Nevertheless, I could still recall moments of inexpressible joy when it seemed as if something inside of me held stars in its hands.

    I may have done nothing to change the world for the better, but how many people have?

    I was no better, and perhaps not much worse, than anyone else.

    Then it was Monday and time for my return.

    This was the first visit when the doctor seemed to be busy. I wasn't called out of the waiting room as punctually as before. Once in the examining room, I had to wait a longer time for the doctor to appear.

    I sat there alone, looking out over a fog-heavy landscape. It was noontime, but the haze had not cleared. It hung there like a reminder of uncertainty. I prayed a few prayers, asking only that I be able to handle the news with dignity.

    Eventually, she came into the room.

    Eventually, I heard her say what sounded like, "... not cancer."

    I didn't cry.

    When she was done with me, I left her office and stopped at a next-door Walgreen's to pick up some Christmas candy Bobby had asked me to buy.

    I felt unheavy, perhaps even happy; my sense of time righted itself; and the fog all around me, I felt I could lean on its shoulder like a friend.

    Monday, December 12, 2011

    Hi Yo, Silver!


    Wrong horse.

    I finally had my follow-up appointment with the oral surgeon today (you remember her: petite, blond, with ice-cold blue eyes?) to get the results of my biopsy.

    The news was good.

    I do not have cancer.

    Say what?

    I do not have cancer.

    I do not have cancer. I do not have cancer. I do not have cancer. I do not have cancer. I do not have cancer. I do not have cancer. I do not have cancer. I do not have cancer. I do not have cancer. I do not have cancer. I do not have cancer. I do not have cancer. I do not have cancer. I do not have cancer. I do not have cancer. I do not have cancer. I do not have cancer. I do not have cancer. I do not have cancer. I do not have cancer. I do not have cancer. I do not have cancer. I do not have cancer. I do not have cancer. I do not have cancer. I do not have cancer. I do not have cancer. I do not have cancer. I do not have cancer.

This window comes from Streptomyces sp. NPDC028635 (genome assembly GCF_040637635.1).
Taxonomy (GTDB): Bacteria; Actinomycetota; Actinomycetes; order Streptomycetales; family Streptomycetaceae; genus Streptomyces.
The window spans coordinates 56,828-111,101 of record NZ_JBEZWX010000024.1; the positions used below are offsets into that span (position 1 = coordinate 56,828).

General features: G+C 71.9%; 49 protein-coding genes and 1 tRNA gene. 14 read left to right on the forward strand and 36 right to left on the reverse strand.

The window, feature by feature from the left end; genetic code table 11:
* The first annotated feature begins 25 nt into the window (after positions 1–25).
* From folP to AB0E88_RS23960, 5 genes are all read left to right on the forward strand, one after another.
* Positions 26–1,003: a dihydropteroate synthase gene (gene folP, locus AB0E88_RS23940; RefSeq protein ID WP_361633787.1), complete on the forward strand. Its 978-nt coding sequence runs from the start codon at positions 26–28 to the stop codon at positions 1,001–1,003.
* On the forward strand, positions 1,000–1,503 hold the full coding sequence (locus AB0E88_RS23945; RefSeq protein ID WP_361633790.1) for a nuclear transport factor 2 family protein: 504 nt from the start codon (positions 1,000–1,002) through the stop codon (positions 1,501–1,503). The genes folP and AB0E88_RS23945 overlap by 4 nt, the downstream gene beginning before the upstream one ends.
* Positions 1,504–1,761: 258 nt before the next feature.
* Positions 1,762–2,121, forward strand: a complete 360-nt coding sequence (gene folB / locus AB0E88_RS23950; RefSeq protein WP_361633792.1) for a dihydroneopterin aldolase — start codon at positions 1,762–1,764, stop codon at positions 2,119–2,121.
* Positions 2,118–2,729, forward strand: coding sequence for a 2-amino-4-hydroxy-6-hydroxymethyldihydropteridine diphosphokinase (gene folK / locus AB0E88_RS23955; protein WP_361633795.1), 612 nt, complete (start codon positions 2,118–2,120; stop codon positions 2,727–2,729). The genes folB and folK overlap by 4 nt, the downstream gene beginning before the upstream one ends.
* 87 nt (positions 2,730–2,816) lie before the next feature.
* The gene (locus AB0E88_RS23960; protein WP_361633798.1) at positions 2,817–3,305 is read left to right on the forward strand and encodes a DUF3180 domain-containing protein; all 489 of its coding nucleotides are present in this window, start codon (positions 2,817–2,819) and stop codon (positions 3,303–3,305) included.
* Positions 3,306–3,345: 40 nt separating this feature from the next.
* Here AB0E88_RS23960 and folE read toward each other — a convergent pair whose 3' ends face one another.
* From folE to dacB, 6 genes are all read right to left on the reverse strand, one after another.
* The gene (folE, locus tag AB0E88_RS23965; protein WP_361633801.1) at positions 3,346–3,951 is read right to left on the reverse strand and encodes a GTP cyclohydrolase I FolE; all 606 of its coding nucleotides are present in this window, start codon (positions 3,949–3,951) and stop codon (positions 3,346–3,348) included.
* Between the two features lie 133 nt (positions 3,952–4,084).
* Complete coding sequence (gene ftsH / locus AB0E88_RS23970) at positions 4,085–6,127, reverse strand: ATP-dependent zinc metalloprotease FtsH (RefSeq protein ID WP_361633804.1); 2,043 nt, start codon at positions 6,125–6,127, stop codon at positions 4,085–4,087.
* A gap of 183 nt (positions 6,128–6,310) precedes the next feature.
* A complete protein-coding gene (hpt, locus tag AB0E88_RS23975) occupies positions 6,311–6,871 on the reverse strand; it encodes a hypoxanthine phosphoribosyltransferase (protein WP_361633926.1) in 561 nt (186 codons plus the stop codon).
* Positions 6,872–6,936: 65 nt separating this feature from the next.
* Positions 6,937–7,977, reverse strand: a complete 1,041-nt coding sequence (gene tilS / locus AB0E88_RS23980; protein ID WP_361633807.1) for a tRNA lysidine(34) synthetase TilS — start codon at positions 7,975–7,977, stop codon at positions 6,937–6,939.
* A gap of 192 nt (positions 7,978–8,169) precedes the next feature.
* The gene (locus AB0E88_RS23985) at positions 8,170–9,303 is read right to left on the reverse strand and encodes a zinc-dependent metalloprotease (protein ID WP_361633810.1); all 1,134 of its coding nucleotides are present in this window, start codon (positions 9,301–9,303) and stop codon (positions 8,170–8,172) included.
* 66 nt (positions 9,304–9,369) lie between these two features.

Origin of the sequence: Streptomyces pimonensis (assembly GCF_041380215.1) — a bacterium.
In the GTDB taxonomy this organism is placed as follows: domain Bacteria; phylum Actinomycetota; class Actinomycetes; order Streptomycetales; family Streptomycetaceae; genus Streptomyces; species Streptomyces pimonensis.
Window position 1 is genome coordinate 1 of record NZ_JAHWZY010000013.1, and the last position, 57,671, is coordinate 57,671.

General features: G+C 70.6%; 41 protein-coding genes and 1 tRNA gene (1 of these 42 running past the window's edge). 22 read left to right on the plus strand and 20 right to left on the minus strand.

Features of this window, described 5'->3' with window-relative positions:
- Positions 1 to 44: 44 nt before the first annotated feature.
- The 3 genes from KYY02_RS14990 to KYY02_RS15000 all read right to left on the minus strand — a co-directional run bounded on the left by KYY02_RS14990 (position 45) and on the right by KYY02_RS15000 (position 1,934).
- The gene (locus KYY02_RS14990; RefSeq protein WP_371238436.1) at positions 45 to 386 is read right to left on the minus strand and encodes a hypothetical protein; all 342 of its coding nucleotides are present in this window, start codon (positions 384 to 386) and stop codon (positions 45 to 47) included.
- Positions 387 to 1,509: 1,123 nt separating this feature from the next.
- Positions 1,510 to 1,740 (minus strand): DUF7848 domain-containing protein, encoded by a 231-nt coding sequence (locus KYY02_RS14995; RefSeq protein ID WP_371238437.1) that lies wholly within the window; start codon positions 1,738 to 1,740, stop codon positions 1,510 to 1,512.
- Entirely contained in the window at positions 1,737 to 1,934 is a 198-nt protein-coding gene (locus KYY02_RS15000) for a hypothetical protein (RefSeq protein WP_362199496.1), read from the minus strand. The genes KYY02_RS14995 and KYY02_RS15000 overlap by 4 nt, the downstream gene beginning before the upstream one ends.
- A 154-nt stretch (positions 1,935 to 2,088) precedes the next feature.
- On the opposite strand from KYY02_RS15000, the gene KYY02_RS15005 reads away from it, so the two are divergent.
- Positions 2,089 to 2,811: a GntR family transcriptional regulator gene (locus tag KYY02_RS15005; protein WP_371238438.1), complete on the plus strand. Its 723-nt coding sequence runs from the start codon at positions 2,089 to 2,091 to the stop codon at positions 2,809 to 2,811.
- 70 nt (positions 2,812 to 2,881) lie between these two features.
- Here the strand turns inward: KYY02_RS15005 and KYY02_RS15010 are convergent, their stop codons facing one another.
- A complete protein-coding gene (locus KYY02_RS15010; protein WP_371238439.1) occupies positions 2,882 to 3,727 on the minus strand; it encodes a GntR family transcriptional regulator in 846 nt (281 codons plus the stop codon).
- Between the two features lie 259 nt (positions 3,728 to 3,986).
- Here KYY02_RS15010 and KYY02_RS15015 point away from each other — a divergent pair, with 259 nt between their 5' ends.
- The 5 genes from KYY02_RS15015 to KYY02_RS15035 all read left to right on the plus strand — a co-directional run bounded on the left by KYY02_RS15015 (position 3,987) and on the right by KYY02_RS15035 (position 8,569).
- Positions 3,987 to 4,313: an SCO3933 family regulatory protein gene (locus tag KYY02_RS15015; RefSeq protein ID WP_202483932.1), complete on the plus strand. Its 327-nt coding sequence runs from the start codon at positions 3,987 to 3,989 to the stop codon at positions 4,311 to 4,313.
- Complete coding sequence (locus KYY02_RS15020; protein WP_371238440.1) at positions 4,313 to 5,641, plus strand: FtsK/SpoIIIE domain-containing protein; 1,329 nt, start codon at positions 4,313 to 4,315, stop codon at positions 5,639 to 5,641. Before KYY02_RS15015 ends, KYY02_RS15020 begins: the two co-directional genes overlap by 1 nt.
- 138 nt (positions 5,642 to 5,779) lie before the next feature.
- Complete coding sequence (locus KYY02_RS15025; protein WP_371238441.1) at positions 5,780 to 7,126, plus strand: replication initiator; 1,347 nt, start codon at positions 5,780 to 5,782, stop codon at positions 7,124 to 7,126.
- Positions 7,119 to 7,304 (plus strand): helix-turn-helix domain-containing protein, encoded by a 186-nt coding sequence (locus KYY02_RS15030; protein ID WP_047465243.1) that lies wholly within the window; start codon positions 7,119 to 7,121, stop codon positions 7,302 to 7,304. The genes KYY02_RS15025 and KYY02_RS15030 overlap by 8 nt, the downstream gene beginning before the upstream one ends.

No, no, no, no, no!

    Can I get a witness?


    I do not have cancer.

    Sho' 'nuff?

    Sh' 'nuff!

    Yes. In the words of the immortal Irene Cara, "I'm gonna life forever ... !"

    Of course, I will have to consider giving up cigarettes.

    But, looking on the bright side, giving up smoking will restore my singing voice.

    I always had a lovely singing voice.

    Very expressive, my singing voice.

    I may not have ever sung accurately - any one can sing accurately - but I sang with wonderful expression. As far as the voice is concerned, sentiment is my forte.

    Hell, I may even win a spot in a Le Petite Theatre chorus. Should Le Petite ever reopen. And ever accumulate enough funds to pay the royalties for a musical.

    But then there's always karaoke!


    Saturday, December 10, 2011

    Notes toward a First Draft

    Coco Robicheaux's passing made me think some jumbled thoughts.